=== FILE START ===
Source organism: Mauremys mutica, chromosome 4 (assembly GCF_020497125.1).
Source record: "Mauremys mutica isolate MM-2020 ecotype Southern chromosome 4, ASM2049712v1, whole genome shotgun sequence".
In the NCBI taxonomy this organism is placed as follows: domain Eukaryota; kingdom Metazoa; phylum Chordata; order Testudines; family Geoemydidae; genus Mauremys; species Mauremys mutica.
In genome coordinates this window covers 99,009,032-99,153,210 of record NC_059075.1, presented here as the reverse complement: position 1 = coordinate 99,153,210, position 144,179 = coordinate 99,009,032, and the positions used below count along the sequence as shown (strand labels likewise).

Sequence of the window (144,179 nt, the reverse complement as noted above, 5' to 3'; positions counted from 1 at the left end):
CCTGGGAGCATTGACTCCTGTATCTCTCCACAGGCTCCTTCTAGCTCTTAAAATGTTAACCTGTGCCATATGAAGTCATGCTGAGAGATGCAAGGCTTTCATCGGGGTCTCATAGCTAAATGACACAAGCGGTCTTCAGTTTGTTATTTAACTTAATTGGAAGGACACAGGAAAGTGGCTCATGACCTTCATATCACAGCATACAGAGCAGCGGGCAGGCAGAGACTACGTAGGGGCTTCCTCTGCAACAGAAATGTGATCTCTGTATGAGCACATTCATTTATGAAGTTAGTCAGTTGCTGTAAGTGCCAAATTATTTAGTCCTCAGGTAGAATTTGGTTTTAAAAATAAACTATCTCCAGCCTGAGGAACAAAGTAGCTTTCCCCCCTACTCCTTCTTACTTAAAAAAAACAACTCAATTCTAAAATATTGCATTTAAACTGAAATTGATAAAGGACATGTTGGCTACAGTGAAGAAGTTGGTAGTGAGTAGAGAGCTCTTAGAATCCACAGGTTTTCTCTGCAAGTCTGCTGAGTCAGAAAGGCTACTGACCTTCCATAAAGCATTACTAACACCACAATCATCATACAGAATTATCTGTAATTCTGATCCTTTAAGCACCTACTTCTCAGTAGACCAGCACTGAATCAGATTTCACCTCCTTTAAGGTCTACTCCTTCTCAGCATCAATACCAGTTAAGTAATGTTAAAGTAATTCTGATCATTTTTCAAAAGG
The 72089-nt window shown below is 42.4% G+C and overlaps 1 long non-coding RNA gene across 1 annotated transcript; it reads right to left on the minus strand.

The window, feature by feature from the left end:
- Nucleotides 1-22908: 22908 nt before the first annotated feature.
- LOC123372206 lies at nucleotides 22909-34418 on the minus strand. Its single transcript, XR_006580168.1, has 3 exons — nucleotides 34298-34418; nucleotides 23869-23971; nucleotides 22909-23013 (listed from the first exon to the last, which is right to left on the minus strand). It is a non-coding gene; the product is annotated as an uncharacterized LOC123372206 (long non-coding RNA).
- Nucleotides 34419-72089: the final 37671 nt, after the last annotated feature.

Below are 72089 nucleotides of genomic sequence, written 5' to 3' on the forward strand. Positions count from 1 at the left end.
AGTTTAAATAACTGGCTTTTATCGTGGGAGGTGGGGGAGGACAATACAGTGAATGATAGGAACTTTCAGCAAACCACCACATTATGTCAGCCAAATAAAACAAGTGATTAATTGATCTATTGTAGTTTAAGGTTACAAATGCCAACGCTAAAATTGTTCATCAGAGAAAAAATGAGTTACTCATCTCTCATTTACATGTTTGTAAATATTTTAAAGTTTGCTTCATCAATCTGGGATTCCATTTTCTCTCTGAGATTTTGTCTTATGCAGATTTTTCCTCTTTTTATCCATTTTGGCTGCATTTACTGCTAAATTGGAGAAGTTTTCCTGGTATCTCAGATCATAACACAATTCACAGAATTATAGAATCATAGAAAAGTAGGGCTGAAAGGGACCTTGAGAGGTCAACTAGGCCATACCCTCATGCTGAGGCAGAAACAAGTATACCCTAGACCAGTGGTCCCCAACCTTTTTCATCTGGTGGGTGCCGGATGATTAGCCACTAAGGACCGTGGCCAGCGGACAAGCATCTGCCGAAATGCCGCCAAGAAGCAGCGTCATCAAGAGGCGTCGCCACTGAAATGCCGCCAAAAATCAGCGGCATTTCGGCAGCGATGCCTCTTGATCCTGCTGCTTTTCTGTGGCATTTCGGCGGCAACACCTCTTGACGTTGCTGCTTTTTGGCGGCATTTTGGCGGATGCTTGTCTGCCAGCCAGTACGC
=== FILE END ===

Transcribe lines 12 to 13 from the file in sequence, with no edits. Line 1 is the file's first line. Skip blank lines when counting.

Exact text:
Below are 72089 nucleotides of genomic sequence, written 5' to 3' on the forward strand. Positions count from 1 at the left end.
AGTTTAAATAACTGGCTTTTATCGTGGGAGGTGGGGGAGGACAATACAGTGAATGATAGGAACTTTCAGCAAACCACCACATTATGTCAGCCAAATAAAACAAGTGATTAATTGATCTATTGTAGTTTAAGGTTACAAATGCCAACGCTAAAATTGTTCATCAGAGAAAAAATGAGTTACTCATCTCTCATTTACATGTTTGTAAATATTTTAAAGTTTGCTTCATCAATCTGGGATTCCATTTTCTCTCTGAGATTTTGTCTTATGCAGATTTTTCCTCTTTTTATCCATTTTGGCTGCATTTACTGCTAAATTGGAGAAGTTTTCCTGGTATCTCAGATCATAACACAATTCACAGAATTATAGAATCATAGAAAAGTAGGGCTGAAAGGGACCTTGAGAGGTCAACTAGGCCATACCCTCATGCTGAGGCAGAAACAAGTATACCCTAGACCAGTGGTCCCCAACCTTTTTCATCTGGTGGGTGCCGGATGATTAGCCACTAAGGACCGTGGCCAGCGGACAAGCATCTGCCGAAATGCCGCCAAGAAGCAGCGTCATCAAGAGGCGTCGCCACTGAAATGCCGCCAAAAATCAGCGGCATTTCGGCAGCGATGCCTCTTGATCCTGCTGCTTTTCTGTGGCATTTCGGCGGCAACACCTCTTGACGTTGCTGCTTTTTGGCGGCATTTTGGCGGATGCTTGTCTGCCAGCCAGTACGC